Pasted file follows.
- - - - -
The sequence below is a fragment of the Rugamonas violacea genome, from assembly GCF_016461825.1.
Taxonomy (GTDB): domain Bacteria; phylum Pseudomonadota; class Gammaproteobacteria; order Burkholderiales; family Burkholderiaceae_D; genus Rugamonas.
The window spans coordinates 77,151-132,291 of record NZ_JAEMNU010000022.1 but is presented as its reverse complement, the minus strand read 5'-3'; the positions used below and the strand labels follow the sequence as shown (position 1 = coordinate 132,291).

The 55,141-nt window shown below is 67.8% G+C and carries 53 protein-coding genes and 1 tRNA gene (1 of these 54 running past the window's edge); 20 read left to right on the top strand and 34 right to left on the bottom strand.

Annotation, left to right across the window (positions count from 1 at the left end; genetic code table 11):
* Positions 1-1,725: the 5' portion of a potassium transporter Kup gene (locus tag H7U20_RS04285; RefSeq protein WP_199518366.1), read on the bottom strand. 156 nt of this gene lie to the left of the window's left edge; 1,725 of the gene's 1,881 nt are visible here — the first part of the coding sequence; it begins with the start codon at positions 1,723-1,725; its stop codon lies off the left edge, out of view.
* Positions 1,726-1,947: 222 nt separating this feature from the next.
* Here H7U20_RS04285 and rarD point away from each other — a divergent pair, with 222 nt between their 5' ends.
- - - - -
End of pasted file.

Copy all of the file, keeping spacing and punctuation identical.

The sequence below is a fragment of the Rugamonas violacea genome, from assembly GCF_016461825.1.
Taxonomy (GTDB): domain Bacteria; phylum Pseudomonadota; class Gammaproteobacteria; order Burkholderiales; family Burkholderiaceae_D; genus Rugamonas.
The window spans coordinates 77,151-132,291 of record NZ_JAEMNU010000022.1 but is presented as its reverse complement, the minus strand read 5'-3'; the positions used below and the strand labels follow the sequence as shown (position 1 = coordinate 132,291).

The 55,141-nt window shown below is 67.8% G+C and carries 53 protein-coding genes and 1 tRNA gene (1 of these 54 running past the window's edge); 20 read left to right on the top strand and 34 right to left on the bottom strand.

Annotation, left to right across the window (positions count from 1 at the left end; genetic code table 11):
* Positions 1-1,725: the 5' portion of a potassium transporter Kup gene (locus tag H7U20_RS04285; RefSeq protein WP_199518366.1), read on the bottom strand. 156 nt of this gene lie to the left of the window's left edge; 1,725 of the gene's 1,881 nt are visible here — the first part of the coding sequence; it begins with the start codon at positions 1,723-1,725; its stop codon lies off the left edge, out of view.
* Positions 1,726-1,947: 222 nt separating this feature from the next.
* Here H7U20_RS04285 and rarD point away from each other — a divergent pair, with 222 nt between their 5' ends.